at the Pantheon
inside the Pantheon. It's amazing how big the thing is - how they built it
without machinery, computers, or cranes is way beyond me.
view overlooking the Roman Forum in the foreground
and the Coliseum in the background
il Foro Romano - the Roman Forum
la Piazza San Pietro
in the Vatican Museum, in Le Stanze di Raphaelo (Raphael's Rooms). It's really cool
to stand in front of so many of these sculptures and paintings that I've read about and seen
pictures of for years.
in the Cappella Sistina
If I could go back in time, I would want to see a gladiator fight in the
Coliseum. Seeing a picture of this building doesn't do it justice - at the height of
Imperial Rome's power, people (60,000 or so, at max capacity) would flood
this huge arena to scream themselves hoarse over gladiator fights that give
new meaning to the word "competition".
So that's a few pictures of what I did and saw this past weekend. Some of the best art was at the Villa Borghese, where unfortunately cameras are not allowed. I was a few feet away from Michelangelo, Bernini, and many others. It is amazing how real and lifelike they could make stone appear. Bernini's sculpture of David (just as he was about to sling the rock that killed Goliath, not the more-famous David that Michelangelo sculpted) was my personal favorite. It was almost as if someone snapped a photo just as he was about to sling the rock - you can see the emotion on his face, how tense his muscles are, how heavy the rock is in the sling, how taut the sling is. I was blown away at the detail and the precision, and I realized that every picture ever taken of it (and countless other works of art) just doesn't do it justice.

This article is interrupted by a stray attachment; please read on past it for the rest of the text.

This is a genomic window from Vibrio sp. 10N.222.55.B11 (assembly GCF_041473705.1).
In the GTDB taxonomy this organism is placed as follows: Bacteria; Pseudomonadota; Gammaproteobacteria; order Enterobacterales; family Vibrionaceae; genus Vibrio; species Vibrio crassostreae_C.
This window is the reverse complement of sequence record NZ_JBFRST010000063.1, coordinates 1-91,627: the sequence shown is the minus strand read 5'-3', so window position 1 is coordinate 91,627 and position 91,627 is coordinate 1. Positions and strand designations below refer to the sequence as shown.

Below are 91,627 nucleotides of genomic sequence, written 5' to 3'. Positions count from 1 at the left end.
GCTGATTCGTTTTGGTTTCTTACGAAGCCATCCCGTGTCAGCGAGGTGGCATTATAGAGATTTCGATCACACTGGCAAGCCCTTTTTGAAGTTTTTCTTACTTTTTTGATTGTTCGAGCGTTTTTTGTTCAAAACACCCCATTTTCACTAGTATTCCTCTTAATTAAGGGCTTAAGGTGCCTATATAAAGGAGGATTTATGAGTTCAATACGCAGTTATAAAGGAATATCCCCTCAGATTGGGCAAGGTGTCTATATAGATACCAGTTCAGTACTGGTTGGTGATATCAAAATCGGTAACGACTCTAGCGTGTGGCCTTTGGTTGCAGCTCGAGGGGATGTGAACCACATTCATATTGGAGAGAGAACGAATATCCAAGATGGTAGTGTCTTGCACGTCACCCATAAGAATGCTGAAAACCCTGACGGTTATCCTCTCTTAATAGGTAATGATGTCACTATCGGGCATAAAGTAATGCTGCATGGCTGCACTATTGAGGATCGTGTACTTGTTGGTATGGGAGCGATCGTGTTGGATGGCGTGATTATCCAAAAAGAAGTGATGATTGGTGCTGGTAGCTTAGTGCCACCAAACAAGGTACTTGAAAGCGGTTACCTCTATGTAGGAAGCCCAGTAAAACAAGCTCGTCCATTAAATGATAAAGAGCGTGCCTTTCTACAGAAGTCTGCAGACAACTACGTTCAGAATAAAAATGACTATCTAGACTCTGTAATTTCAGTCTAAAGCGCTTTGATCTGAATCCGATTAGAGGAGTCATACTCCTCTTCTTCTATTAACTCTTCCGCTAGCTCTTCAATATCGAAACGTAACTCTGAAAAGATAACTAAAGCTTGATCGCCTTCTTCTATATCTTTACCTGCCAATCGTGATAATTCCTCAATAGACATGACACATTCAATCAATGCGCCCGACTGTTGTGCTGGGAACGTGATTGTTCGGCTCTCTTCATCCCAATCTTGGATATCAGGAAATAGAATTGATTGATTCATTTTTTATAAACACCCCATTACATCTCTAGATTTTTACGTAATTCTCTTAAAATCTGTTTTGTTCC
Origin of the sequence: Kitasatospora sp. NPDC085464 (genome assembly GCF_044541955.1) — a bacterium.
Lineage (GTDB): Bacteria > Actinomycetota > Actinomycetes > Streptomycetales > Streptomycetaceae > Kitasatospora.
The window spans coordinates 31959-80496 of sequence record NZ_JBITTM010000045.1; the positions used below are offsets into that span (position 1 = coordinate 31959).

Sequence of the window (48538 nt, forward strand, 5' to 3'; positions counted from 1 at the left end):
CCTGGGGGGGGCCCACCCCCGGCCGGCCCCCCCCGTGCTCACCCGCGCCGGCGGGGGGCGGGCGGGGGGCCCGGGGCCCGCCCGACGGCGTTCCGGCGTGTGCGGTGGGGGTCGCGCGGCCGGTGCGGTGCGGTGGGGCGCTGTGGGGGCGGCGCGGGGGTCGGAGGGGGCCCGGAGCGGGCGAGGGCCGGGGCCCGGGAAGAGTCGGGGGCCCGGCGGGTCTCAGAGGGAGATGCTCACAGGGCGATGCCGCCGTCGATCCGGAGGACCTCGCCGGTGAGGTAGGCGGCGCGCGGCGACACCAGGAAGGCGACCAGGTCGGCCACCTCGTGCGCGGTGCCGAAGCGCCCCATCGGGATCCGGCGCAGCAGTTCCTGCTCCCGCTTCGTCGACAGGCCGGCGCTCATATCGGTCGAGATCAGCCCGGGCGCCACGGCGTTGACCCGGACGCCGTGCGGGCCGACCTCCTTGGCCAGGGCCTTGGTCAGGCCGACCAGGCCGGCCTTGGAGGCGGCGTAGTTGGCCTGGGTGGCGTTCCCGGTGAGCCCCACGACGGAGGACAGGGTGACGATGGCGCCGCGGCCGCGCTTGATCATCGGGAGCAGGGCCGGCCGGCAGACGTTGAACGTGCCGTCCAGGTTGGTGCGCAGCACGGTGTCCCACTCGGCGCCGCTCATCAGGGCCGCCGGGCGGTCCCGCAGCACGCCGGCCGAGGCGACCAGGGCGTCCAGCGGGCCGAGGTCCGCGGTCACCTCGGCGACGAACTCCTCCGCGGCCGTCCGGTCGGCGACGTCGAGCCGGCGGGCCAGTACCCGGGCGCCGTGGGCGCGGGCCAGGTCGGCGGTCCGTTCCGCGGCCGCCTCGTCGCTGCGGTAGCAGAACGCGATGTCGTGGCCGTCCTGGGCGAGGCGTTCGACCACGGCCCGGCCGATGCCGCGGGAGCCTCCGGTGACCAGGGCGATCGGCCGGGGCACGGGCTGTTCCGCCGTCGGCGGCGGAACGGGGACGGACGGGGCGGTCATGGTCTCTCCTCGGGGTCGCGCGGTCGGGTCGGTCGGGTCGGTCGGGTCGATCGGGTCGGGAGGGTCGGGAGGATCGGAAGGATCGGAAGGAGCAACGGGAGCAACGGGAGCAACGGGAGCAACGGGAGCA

Rome is amazing, I obviously recommend everyone go there. The amount and the scope of the history everywhere I visited in the city was incredible.